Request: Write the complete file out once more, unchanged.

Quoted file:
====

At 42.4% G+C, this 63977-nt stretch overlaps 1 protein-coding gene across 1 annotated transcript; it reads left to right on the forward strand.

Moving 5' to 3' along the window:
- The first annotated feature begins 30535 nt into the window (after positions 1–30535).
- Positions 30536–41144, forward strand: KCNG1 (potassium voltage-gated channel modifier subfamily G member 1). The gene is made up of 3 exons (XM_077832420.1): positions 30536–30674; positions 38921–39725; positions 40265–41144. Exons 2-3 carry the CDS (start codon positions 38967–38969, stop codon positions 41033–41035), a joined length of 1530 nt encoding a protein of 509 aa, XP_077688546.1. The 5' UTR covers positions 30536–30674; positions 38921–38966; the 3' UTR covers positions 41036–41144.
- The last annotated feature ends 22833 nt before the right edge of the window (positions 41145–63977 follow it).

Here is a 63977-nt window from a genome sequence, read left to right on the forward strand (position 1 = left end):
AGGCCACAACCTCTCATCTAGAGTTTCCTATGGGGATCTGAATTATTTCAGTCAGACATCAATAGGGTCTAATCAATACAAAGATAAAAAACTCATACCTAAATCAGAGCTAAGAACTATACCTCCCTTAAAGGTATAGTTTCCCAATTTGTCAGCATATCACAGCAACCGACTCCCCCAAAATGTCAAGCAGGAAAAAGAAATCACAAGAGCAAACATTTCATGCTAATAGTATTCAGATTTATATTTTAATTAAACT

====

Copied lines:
At 42.4% G+C, this 63977-nt stretch overlaps 1 protein-coding gene across 1 annotated transcript; it reads left to right on the forward strand.

Moving 5' to 3' along the window:
- The first annotated feature begins 30535 nt into the window (after positions 1–30535).
- Positions 30536–41144, forward strand: KCNG1 (potassium voltage-gated channel modifier subfamily G member 1). The gene is made up of 3 exons (XM_077832420.1): positions 30536–30674; positions 38921–39725; positions 40265–41144. Exons 2-3 carry the CDS (start codon positions 38967–38969, stop codon positions 41033–41035), a joined length of 1530 nt encoding a protein of 509 aa, XP_077688546.1. The 5' UTR covers positions 30536–30674; positions 38921–38966; the 3' UTR covers positions 41036–41144.
- The last annotated feature ends 22833 nt before the right edge of the window (positions 41145–63977 follow it).

Here is a 63977-nt window from a genome sequence, read left to right on the forward strand (position 1 = left end):
AGGCCACAACCTCTCATCTAGAGTTTCCTATGGGGATCTGAATTATTTCAGTCAGACATCAATAGGGTCTAATCAATACAAAGATAAAAAACTCATACCTAAATCAGAGCTAAGAACTATACCTCCCTTAAAGGTATAGTTTCCCAATTTGTCAGCATATCACAGCAACCGACTCCCCCAAAATGTCAAGCAGGAAAAAGAAATCACAAGAGCAAACATTTCATGCTAATAGTATTCAGATTTATATTTTAATTAAACT